I recently got a call from a friend who had rung me after hearing of the death of a friend of his. He called me, not because I knew the person, but because, as he said, ‘You’re good with this kind of thing’. My feeling is that this is because I don’t believe that death is the end of us and I have good reasons for that belief.
I’ve done hundreds of Past Life Regressions with clients, and also experienced quite a few myself, mostly when I was training in Regression Therapy but also whilst mentoring other Regression Therapists and working with peers. There are so many similarities in the experiences that I cannot put it down to imagination, but not necessarily the similarities you might imagine.
One thing I’ve noticed is that our religious beliefs, and also our age, play a large part in how we experience death and crossing in to the ‘spirit realms’. It is extremely difficult to describe, understand or explain (to ourselves as much as to anyone else) the experience of crossing over, and even more difficult to describe what we find when we do. But also, I think we experience it differently because each of us is different and perfection, in our ego state of humanity, is different for each of us.
There are the many religious writings that try to explain, or guide us through, this crossing, from the Egyptian Book of the Dead, the Tibetan Book of the Dead to the Bible. The thing we have to remember is that each one is trying relate the experience with the language, knowledge and understanding of their place and time. This is where my experience of working with Past Life Regressions, and particularly crossing over, becomes really telling.
Whereas many people describe ‘the Light’, and someone coming to meet them, whether this is a relative or friend, a spirit guide, and angel or a saint, others describe feeling sucked into a tunnel and inextricably drawn towards the light. Some describe feeling lifted upwards and layers of ‘weight’ peeling off them, still others just find themselves, instantly, in another realm. Generally these descriptions are related to what they have learnt or been told about death and the crossing over. Even if you are not religious you will have a cultural story that is indoctrinated into your psyche. My understanding is that you will remember it in whatever way makes it feel safe for you. When we remember these things in our living body we translate them into something that we can understand.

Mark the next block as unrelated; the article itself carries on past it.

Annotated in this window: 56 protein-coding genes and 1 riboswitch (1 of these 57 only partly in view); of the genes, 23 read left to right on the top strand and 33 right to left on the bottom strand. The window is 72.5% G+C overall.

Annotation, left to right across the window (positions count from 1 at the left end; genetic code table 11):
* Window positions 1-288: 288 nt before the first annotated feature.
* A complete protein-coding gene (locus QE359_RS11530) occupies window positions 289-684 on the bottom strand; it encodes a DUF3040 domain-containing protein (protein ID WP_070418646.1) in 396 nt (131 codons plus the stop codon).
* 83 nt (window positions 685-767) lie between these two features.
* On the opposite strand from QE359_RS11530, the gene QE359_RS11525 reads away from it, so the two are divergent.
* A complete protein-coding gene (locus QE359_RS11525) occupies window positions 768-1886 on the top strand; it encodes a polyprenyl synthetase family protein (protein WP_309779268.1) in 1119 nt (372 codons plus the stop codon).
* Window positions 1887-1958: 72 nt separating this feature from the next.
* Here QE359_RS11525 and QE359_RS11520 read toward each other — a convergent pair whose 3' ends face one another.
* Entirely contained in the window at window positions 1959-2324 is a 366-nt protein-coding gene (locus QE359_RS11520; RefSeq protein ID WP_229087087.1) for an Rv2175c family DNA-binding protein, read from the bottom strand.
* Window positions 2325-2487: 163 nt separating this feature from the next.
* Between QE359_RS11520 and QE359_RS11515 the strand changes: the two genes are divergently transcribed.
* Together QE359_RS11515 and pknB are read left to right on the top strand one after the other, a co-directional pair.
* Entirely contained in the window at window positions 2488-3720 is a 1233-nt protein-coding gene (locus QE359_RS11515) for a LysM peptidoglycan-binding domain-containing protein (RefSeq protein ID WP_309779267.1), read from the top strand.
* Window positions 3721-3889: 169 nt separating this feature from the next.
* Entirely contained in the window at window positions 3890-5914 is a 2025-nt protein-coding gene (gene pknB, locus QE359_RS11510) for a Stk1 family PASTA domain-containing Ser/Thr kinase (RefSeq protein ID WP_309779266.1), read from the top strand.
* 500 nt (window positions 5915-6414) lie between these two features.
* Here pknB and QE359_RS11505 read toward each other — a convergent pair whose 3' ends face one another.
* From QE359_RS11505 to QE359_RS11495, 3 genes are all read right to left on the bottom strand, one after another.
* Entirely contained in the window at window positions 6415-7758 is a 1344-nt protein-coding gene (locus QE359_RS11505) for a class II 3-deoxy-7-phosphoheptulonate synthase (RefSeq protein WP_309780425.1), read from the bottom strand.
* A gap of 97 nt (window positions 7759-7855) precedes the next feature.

So where is the similarity? If this is real would we not all have the same experience? From the point of view of religion this may be true but from the point of view of science, and in particular the science of memory, this makes total sense. Memory is not saved like a video recording but we extract from it the meaning and store it in a way that makes most sense to us. We fit it into ‘schemas’, ways of categorising information based on past experience, knowledge of people, objects or situations that we have previously encountered. Schemas are therefore capable of distorting unfamiliar or unconsciously ‘unacceptable’ information to ‘fit in’ with our existing understanding or schemas. So it is easy to understand how we can go from the experience of crossing to a cultural reference of what that feeling should look like, because whatever they describe ‘seeing’ it is always accompanied by feelings of ‘pure love’, ‘bliss’ and ‘going home’.